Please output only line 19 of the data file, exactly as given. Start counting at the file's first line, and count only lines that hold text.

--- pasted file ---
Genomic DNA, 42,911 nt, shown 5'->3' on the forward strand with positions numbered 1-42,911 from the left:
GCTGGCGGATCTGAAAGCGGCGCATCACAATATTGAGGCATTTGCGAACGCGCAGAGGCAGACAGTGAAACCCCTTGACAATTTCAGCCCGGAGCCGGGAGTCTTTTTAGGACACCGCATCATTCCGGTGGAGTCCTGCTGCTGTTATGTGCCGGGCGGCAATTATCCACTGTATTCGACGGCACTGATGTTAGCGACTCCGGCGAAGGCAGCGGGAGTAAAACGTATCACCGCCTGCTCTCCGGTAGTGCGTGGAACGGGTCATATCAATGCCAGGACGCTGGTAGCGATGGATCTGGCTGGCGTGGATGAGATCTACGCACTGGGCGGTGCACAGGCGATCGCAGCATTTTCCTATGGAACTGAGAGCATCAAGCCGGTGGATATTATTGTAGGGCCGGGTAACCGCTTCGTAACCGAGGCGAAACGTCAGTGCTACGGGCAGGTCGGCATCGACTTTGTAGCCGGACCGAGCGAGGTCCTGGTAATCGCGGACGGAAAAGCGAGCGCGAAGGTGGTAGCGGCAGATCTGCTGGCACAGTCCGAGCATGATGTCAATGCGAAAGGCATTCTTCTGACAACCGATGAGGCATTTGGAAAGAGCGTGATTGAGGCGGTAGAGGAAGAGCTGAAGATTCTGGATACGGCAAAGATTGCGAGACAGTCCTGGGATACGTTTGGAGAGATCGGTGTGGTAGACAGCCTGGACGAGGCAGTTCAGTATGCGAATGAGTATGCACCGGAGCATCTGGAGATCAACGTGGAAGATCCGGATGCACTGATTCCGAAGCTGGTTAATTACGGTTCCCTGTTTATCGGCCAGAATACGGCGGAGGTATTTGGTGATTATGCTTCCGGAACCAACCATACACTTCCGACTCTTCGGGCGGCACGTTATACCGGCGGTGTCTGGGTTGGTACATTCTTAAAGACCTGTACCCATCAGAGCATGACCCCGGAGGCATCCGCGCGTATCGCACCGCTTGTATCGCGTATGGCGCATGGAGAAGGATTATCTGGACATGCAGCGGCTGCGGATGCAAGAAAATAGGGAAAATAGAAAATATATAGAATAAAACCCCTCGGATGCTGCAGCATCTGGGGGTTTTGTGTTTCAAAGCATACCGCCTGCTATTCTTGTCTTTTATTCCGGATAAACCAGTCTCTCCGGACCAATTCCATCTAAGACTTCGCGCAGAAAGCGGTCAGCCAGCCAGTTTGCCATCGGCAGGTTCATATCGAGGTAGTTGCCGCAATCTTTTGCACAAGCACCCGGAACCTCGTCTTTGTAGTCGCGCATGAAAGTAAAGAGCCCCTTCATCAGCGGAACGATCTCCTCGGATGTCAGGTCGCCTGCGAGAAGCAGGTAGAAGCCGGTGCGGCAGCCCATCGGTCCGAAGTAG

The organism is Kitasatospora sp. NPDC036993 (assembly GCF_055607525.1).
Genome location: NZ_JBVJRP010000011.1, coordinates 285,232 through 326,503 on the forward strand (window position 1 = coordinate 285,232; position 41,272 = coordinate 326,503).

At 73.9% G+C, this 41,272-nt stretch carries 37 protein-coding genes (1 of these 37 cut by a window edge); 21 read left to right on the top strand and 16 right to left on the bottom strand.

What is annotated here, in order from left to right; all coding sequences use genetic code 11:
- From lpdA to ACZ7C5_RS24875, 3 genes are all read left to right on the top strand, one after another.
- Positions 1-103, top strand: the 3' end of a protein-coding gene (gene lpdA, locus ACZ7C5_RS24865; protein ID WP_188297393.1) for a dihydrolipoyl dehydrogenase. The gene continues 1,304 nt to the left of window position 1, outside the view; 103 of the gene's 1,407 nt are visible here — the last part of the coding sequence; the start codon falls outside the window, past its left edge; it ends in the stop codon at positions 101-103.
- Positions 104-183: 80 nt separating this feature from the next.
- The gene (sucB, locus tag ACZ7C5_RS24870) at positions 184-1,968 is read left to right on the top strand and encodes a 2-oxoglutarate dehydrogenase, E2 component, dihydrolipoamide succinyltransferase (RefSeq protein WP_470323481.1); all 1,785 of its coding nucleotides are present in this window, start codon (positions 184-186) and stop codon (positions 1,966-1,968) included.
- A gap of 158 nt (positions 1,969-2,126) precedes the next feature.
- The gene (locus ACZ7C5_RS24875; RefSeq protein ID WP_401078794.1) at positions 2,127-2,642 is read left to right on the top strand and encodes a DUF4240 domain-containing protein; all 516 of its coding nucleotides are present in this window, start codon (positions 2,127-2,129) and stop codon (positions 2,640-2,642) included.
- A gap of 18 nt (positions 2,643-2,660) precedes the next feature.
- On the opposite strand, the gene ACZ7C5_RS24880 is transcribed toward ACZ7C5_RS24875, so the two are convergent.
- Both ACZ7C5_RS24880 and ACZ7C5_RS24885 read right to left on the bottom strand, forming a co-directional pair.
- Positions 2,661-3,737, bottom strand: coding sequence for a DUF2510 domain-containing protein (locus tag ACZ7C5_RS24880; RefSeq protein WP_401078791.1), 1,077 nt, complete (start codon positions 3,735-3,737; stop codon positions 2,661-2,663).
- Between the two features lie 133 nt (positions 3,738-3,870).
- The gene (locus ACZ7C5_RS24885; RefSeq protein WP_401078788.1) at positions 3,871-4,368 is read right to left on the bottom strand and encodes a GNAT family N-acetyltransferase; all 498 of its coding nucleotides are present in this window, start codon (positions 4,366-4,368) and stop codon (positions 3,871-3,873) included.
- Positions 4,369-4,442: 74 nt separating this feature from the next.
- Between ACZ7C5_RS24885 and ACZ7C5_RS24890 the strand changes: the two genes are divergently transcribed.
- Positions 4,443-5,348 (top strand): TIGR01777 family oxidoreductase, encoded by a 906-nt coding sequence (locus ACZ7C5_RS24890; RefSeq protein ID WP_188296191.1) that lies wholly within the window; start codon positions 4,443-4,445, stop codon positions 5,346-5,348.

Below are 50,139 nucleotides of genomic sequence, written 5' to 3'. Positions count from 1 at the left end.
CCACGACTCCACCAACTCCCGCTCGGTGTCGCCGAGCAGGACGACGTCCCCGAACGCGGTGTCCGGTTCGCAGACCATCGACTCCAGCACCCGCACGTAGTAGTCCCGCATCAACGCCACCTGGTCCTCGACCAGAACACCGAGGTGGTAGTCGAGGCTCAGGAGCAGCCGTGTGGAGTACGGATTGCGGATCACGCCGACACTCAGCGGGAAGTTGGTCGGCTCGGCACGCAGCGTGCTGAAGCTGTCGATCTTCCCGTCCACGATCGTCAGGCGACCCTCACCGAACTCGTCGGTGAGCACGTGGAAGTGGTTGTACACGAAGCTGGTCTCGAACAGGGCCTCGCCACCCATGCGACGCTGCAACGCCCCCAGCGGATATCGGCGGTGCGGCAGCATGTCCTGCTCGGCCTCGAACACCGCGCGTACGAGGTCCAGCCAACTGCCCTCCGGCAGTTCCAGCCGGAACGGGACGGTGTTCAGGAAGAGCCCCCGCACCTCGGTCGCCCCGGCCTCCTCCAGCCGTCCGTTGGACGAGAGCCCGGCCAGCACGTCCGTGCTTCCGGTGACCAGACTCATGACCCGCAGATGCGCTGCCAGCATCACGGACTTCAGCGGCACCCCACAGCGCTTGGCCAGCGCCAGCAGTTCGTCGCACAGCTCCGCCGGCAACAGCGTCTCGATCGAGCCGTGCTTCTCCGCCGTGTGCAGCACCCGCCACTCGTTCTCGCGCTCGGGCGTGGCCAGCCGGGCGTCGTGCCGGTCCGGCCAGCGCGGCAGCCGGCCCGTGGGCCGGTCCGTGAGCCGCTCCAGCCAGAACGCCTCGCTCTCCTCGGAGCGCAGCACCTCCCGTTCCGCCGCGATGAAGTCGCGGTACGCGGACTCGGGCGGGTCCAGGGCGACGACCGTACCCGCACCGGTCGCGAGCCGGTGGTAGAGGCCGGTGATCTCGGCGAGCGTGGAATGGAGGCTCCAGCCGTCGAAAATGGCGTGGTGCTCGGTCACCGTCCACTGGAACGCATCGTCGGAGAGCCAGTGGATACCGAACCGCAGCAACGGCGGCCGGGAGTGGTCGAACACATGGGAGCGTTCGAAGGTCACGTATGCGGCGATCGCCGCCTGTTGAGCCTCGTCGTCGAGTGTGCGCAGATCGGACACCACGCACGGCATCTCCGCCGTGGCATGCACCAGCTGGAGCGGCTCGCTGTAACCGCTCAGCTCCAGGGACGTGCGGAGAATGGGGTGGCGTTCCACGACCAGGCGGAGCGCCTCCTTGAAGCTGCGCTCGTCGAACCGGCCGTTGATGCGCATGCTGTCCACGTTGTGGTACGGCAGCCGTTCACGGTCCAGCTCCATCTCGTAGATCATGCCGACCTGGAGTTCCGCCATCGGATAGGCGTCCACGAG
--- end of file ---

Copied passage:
- Positions 4,369-4,442: 74 nt separating this feature from the next.